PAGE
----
HISTORY OF SEAFOOD AND TODAY´S SEAFOOD FESTIVALSStudents: Hagh Shenas Asieh, Persson Annelie Caroline, Svensson Nika Annie Lovisa, Jolemark Alma Karin Filippa, Zanj Komeil
This period starts with the appearance of the earliest form of writing (5.500 BCE) and ends with the fall of the Roman Empire in the West (476 CE).
These are some examples of seafood and where it was appreciated;
- Conger (Greeks ate the whole even the intestines, but epicureans appreciated only its head)
- Red mullet (very much appreciated by Greeks, considered the most exquisite dish of its delicate cookery. It was most appreciated in spring, grilled over a brazier).
This period is characterized mostly by theocentric which affected also to diet and culinary traditions by imposing fasting periods and forbidding some type of foods.
Below are some seafood recipes from the medieval manuscripts:
The introduction by Arabs and Jews of new cooking methods, the use of novel ingredients from the Orient through Arab voyages and conquests took place at this time. The cookbook that stands out in the Renaissance was Opera dell’Arte del Cucinare (1570) by Bartolomeo Scappi. He was a professional cook that ruled the prominent kitchens of two cardinals and two popes. Opera is a six-volume work that contains not only very accurate, easy-to-follow and novel recipes, but also how, where and when to choose the best ingredients, complete cooking guidelines, description of the hierarchy of cooks, design and procedures of the kitchen.
An example of the beautiful illustrations from Scappi’s cookbook
This period starts with the French Revolution in 1789. At this time the European cuisine was (and up to first half of 20th century) leaded by French haute cuisine. A very influential character in French gastronomy (and worldwide) was Jean Anthelme Brillat-Savarin (1755–1826). Brillat-Savarin´s book was the first to philosophize and theorize about the value of food.
“In the hands of an able cook, fish can become an inexhaustible source of perpetual delight”
Fascism ruled for 20 years in Italy (between 1922-1943). During this time a complete map were made with all the regions and their typical local products in Italy. They promoted awareness of local cuisines with books, advertising campaigns, shows and festivals.
A food festival must be based on local products with activities and programs related to food. The purpose of these kind of festivals is to promote local produced food through the experience and tasting of typical local dishes. It’s important for the destination areas to be competitive and offer well managed tourist events that creates memories, but they also need to preserve the genuineness and sense of place.
Food festivals are often related to old local traditions or meaningful events in agriculture or fishing, especially in southern and central Europe. The festivals often include religious rituals to wish the fisherman’s fleet a successful and safe fishing on the great seas. Food events is an important part of the historical identity for Italian communities. There is no defined number of food and wine festivals in Italy, but there are about 50 seafood festivals every year in only the Marche region. The food festival is often arranged by local compounds, private companies, fishermen’s unions, and public institutions. One famous seafood festival located in Camogli is Sagra del pesce. This festival was celebrated for the first time 1952 to celebrate San Fortunato (the patron saint of fisherman). Tourists can by fried fish for a cost of 6 euro, the fish has been fried in a big frying pan, 4 meter in diameter and holds 2000 litters.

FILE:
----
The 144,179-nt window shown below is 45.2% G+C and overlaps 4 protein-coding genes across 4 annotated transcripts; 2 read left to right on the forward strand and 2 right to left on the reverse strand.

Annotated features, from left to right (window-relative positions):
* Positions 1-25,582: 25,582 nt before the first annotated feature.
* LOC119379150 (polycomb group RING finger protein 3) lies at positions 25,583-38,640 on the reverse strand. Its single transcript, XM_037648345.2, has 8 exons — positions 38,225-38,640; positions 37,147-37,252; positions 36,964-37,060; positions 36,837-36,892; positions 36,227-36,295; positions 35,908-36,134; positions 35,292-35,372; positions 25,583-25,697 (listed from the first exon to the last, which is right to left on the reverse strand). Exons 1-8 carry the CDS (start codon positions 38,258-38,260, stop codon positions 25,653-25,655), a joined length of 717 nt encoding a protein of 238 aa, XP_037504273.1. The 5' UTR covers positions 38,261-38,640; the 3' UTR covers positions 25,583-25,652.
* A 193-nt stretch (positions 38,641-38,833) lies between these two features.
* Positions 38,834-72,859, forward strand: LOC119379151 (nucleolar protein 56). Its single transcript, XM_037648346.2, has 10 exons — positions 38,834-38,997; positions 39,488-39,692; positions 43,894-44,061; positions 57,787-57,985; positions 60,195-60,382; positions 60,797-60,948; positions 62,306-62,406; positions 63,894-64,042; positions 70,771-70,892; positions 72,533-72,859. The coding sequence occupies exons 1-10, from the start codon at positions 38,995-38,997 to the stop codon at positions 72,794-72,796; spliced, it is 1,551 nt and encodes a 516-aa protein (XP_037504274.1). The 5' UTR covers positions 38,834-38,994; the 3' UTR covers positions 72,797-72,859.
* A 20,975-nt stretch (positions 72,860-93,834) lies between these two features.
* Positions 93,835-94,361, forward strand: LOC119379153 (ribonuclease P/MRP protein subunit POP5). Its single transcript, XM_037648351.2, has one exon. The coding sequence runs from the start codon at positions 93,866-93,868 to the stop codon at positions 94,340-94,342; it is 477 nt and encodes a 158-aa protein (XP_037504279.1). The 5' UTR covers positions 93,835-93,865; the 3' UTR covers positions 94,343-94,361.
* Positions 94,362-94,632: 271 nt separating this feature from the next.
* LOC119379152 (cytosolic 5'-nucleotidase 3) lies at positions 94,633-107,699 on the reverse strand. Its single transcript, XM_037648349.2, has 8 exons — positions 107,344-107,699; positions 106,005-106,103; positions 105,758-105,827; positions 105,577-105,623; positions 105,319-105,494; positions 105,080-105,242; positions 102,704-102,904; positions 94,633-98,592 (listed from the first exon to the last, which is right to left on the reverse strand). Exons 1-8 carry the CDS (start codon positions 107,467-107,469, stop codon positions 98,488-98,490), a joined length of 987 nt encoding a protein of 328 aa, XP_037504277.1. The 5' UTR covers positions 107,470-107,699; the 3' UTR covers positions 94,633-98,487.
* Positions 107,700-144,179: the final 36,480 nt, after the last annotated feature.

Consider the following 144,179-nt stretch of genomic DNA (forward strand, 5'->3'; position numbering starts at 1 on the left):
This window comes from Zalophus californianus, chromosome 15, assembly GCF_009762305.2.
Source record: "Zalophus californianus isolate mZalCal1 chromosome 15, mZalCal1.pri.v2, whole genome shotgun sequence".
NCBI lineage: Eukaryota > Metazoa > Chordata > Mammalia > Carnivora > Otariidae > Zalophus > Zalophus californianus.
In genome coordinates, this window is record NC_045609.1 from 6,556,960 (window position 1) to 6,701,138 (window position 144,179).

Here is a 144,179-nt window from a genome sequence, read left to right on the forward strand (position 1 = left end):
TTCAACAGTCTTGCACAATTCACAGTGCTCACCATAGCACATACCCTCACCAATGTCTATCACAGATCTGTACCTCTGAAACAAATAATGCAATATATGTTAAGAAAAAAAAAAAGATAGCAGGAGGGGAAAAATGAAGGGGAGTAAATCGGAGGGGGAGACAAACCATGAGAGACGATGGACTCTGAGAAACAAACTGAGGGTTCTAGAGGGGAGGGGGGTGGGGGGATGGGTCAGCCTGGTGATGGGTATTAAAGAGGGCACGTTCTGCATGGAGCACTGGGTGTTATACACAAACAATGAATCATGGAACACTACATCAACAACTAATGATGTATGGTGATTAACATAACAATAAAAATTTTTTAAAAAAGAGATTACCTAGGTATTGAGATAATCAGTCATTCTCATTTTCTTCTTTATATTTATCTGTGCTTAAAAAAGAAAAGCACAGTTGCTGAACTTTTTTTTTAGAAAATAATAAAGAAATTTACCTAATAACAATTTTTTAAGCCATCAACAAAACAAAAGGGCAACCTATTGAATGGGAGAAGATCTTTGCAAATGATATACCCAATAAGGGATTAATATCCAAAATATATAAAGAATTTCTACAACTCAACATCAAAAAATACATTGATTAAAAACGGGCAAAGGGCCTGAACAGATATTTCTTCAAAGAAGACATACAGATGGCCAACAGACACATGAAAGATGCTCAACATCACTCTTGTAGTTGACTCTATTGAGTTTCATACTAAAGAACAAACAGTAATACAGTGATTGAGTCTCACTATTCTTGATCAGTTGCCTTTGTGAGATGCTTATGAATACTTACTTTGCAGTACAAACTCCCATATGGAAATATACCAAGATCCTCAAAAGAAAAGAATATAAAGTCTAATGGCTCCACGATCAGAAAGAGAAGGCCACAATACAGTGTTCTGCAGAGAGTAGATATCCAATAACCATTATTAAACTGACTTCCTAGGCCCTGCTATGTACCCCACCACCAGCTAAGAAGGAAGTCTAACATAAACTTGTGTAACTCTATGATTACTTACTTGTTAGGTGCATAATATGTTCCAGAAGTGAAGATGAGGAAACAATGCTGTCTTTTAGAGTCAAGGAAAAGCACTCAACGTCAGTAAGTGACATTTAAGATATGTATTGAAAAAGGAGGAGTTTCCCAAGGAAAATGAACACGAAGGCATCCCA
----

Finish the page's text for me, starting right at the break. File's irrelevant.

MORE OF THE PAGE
In Italy, seafood festivals are hold in coastal cities and lasts for several days. The seafood festivals are focusing to enjoy different dishes based on the events of the local and the chefs’ traditional dishes and products. It has been shown that Italy has a big variety of different wines together with different seafood dishes, which is appreciated by the tourists that participate in the seafood festivals.
Credits: Nika Annie Lovisa Svensson.
INTERVIEW WITH chef Marco Bravetti, from Venice
Through the interview with Marco, an owner of a catering business, we got some information about different fishes. Marco explained that there is some difference between local fishes in the lagoon of Venice, and fishes from the Adriatic Sea because of the two different environments. He tells us that there are still a lot of fishes in the lagoon since the summer has been so long due to the high temperature. Spices that can be found are different kinds of mussels, sardines, mackerel and other types of fatty fishes that are typical for the lagoon. The most common is the blue crab that is an invasive species in the lagoon.
Seafood is something that has a great impact on Italian cuisine, Marco explains. Especially in Venice which has a cuisine strongly connected to the ocean and sea culture. The fish farms had a breakthrough in the second half of the last century which also affected the use of fish in Italian cuisine. Many typical dishes such as spaghetti can be combined with for example mussels. Also, in the northern part of Italy, it is more common to use rice, as risotto, instead of pasta compared with the southern parts of the country, says Marco.
Pérez-Lloréns, J. L., Acosta, Y., & Brun, F. G. (2021). “Seafood in Mediterranean countries: A culinary journey through history”. International Journal of Gastronomy and Food Science, 26, 100437.
Pizzichini, L., Andersson, T. D., & Gregori, G. L. (2021). “Seafood festivals for local development in Italy and Sweden”. British Food Journal.
Italyscapes (2019). ’’Sagra del Pesce 2019’’. https://www.italyscapes.com/events/liguria/camogli/gastronomy/sagra-del-pesce-2019/#:~:text=Sagra%20del%20Pesce%20%28Fish%20Festival%29%20is%20a%20popular,on%20the%20second%20Sunday%20of%20May%2C%20in%20Camogli. [2022-11-18]